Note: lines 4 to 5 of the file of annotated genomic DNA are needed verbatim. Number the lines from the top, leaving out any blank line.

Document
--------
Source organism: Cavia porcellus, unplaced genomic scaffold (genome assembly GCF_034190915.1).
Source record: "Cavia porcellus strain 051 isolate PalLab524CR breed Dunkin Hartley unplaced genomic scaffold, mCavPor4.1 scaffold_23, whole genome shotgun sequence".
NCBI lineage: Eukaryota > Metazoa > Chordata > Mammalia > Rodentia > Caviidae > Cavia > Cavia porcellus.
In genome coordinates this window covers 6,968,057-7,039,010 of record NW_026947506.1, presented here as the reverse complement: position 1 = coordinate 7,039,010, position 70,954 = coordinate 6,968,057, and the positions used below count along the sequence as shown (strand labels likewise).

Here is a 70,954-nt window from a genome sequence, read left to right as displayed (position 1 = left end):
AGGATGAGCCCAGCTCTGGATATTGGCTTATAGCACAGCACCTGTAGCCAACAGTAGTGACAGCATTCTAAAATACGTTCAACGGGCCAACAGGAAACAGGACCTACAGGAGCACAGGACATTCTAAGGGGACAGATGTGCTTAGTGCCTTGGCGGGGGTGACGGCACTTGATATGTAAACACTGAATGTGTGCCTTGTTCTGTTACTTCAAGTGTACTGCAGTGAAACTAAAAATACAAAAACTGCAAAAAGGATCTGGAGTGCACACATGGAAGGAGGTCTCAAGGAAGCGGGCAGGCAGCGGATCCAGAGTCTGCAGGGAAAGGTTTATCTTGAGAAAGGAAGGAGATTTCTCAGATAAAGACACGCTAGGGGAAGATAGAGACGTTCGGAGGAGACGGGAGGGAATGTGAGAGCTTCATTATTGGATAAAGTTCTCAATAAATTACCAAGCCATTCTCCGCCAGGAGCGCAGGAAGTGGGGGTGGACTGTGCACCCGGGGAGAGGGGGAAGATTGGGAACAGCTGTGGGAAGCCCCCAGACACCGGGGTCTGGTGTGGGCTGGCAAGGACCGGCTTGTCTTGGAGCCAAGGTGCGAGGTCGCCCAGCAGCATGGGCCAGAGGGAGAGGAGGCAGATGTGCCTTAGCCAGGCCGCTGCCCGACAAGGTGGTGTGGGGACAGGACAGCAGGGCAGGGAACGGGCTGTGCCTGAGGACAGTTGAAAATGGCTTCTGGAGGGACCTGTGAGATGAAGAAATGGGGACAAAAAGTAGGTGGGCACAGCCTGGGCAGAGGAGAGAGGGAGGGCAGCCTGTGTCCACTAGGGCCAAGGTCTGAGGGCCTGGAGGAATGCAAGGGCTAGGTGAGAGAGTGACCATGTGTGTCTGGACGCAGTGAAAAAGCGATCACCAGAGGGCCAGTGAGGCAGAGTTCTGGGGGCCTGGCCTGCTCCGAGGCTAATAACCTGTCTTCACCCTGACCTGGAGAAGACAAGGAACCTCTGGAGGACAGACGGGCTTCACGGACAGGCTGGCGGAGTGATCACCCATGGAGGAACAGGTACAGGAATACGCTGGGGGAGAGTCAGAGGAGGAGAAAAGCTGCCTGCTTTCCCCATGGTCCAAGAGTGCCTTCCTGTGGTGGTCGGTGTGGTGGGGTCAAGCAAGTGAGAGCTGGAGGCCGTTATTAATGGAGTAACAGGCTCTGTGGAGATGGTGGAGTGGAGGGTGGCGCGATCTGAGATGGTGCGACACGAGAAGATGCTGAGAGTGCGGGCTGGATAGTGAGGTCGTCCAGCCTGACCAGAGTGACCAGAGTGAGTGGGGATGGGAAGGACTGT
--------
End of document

In genome coordinates this window covers 6,968,057-7,039,010 of record NW_026947506.1, presented here as the reverse complement: position 1 = coordinate 7,039,010, position 70,954 = coordinate 6,968,057, and the positions used below count along the sequence as shown (strand labels likewise).

Here is a 70,954-nt window from a genome sequence, read left to right as displayed (position 1 = left end):